The US Food and Drug Administration (FDA) has now sent its proposals for three prescription drug user fee programmes to Congress.
They are the fifth authorisation of the Prescription Drug User Fee Act (PDUFA-V), plus two new programmes for human-use generic drugs and biosimilars which are modelled on PDUFA. This programme "has ensured a predictable, consistent and streamlined premarket programme for prescription drugs," said FDA Commissioner Margaret Hamburg, and, as a result of the continued investment of PDUFA resources, the US now leads the world in first introduction of novel drugs, the agency noted.
The FDA says that the proposed Generic Drug User Fee (GDUFA) programme would provide it with needed funding at a time when generic drug applications are on the rise. Each year, it receives 800-900 new generic drug-related applications, which are becoming increasingly complex and frequently involve products manufactured outside the US.
In exchange for fees on facilities and product applications, GDUFA would include performance metrics such as review timeframes and a commitment to achieve parity between surveillance inspections of foreign and domestic establishments by FY2017. As a result, the FDA says its expects the proposal to effectively eliminate the review backlog and significantly reduce review times.
The proposed Biosimilar and Interchangeable Products User Fee programme is intended for products approved under the new abbreviated approval pathway established by the Biologics Price Competition and Innovation Act (BPCI) of 2009, a subtitle of the Affordable Care Act (ACA) of 2010.
Prior to the BPCI, competition in the biologic drug market was stifled, but its enactment will spark the development of a new segment of the industry, which will help spur innovation, improve consumer choice and drive down costs, says the FDA. The recommended programme, which would start in FY2013, includes fees for products in development to generate revenue in the near-term and provide the agency with the resources necessary to support development-phase meetings with sponsors of biosimilar product candidates, it adds.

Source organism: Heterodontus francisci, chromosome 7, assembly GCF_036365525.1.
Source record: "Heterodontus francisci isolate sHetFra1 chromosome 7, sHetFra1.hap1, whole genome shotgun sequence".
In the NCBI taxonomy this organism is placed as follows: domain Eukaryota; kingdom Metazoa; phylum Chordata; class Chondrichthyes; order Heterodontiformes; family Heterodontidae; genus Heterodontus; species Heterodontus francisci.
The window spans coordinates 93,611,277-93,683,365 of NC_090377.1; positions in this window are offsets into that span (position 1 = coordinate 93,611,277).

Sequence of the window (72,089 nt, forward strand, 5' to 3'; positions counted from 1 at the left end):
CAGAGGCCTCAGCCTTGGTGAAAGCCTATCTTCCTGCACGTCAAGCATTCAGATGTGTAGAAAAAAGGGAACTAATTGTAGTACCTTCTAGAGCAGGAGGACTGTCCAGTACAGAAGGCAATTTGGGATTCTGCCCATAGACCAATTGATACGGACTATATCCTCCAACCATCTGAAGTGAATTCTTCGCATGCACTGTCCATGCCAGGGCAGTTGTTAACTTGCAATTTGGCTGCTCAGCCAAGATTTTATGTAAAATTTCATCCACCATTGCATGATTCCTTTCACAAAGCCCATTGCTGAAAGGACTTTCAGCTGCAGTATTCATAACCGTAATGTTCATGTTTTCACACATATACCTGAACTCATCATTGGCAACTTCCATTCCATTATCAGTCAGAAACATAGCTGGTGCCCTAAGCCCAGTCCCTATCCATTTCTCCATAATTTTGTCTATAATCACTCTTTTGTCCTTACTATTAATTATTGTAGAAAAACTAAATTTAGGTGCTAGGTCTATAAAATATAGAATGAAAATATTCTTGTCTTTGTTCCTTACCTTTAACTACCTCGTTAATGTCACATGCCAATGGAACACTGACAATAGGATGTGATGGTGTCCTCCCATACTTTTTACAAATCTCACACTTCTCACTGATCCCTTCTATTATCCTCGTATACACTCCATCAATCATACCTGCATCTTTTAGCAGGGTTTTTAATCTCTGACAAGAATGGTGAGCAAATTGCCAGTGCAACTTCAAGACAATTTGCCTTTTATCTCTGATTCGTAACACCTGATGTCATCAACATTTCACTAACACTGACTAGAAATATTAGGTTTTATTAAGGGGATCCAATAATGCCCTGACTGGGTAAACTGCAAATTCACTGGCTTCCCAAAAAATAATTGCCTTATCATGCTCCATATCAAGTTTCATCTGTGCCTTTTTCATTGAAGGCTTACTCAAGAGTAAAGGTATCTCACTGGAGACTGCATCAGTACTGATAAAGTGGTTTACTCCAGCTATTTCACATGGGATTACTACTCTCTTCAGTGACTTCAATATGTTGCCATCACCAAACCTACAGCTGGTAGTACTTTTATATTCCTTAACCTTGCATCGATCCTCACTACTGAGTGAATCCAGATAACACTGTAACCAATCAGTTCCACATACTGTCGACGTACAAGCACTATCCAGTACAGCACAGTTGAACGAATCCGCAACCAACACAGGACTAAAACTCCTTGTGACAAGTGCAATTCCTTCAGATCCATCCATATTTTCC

The PDUFA-V recommendations envisage raising more than $712.8 million in fees each year over the next five years, including nearly $150 million in new fees over the period to enhance the FDA post-marketing surveillance system. Jim Greenwood, chief executive of the Biotechnology Industry Organisation (BIO), said the proposals are "a win-win" which, if enacted, "will help enhance and improve drug safety while providing efficient and comprehensive review of new drugs."
GDUFA calls for the generic drug industry to pay $299 million annually in user fees for the next five years, beginning October 1, 2012. The Generic Pharmaceutical Association (GPhA) called the programme "an important landmark" which will "help assure that American consumers will continue to receive the significant cost savings from generics that within the last decade have provided more than $931 billion in savings to the nation's health care system."
The final recommendations, which the agency has developed in consultation with representatives of the pharmaceutical industry and patients and consumer advocates, "offer a great example of what can be achieved when the FDA, industry and other stakeholders work together on the same goal," said Commissioner Hamburg.
"Human drug user fees have revolutionised the drug review process in the US since they were adopted 20 years ago, allowing the FDA to speed the application review process without compromising the agency's high standards," she added.
PDUFA was created by Congress in 1992, and must be reauthorised every five years. The current programme - PDUFA IV - expires on September 30 this year unless it is reauthorised by Congress. The agency's recommendations have now been transmitted to Congress by Health and Human Services Secretary Kathleen Sebelius.
- The health subcommittee of the House Energy and Commerce Committee has announced that it will hold a hearing on the PDUFA reauthorisation on February 1, and another on the new generic and biosimilar user fee proposals on February 7.